Evening Miso Soup with Mushrooms & Clams
Makes Approximately 7 Entree-sized Servings
Miso soup is a staple in Japan, where it can be found at breakfast, lunch, or dinner meals, usually served in a small bowl to the side of the main dish. Miso is an excellent source of protein, and so this soup is a great source of low-fat energy. Many people make miso soup using instant soup or instant dashi packets. Unfortunately these products usually contain a great deal of salt and MSG. Making dashi from scratch is quite easy, and once you’ve done that you’re half way to being done with the soup.
What is miso?
Miso is fermented tofu. As the tofu ferments it becomes a richly flavored, aromatic paste that is very high in protein, vitamins, and minerals.
Which miso should I use in my soup?
There are two commonly found types of miso: light miso, and dark miso. You can actually use either in miso soup with great results. Light miso has a milder flavor that the Japanese like to use in miso soup served in the morning with breakfast or in the afternoon. It is commonly paired with silken or fried tofu, green onions, and sometimes seaweed. Dark miso (aka red miso) has been fermented longer, and has a much more robust flavor. Miso soups made with dark miso are usually served in the evening at dinner. You sometimes find stronger flavored ingredients in these evening miso soups, such as baby clams.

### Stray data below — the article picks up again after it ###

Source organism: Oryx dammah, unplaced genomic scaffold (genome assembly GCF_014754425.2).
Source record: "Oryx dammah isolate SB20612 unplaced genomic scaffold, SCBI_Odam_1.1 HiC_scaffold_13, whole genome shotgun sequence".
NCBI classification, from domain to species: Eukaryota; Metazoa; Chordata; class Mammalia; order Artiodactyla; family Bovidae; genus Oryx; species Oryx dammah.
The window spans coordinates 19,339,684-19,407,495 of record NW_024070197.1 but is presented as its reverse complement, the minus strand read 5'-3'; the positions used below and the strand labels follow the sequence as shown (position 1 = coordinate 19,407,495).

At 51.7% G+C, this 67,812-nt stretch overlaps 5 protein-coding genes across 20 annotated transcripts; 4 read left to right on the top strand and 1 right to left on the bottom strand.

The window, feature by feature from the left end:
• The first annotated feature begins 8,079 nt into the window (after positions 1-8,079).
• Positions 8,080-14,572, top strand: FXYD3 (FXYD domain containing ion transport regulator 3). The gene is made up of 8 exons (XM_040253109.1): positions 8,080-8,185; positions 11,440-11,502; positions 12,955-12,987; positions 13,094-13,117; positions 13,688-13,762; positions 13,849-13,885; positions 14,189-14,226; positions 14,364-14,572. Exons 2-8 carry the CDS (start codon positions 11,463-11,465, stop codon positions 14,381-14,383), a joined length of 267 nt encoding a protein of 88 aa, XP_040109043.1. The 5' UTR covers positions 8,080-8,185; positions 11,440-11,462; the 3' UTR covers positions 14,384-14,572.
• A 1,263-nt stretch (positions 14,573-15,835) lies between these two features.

- 13 cups homemade dashi
- 6-7 green onions or negi (Japanese green onions, these are a sweeter variety)
- 1 package of fried or silken tofu
- ½ cup fresh shiitake mushrooms (stems removed), fresh matsutake mushrooms, or fresh maitake mushrooms. You could also reconstitute 1/4th cup of dried mushrooms and use those instead.
- ~13oz of dark/red miso (about 1 tbsp per cup of water)
- 2lbs of live manila clams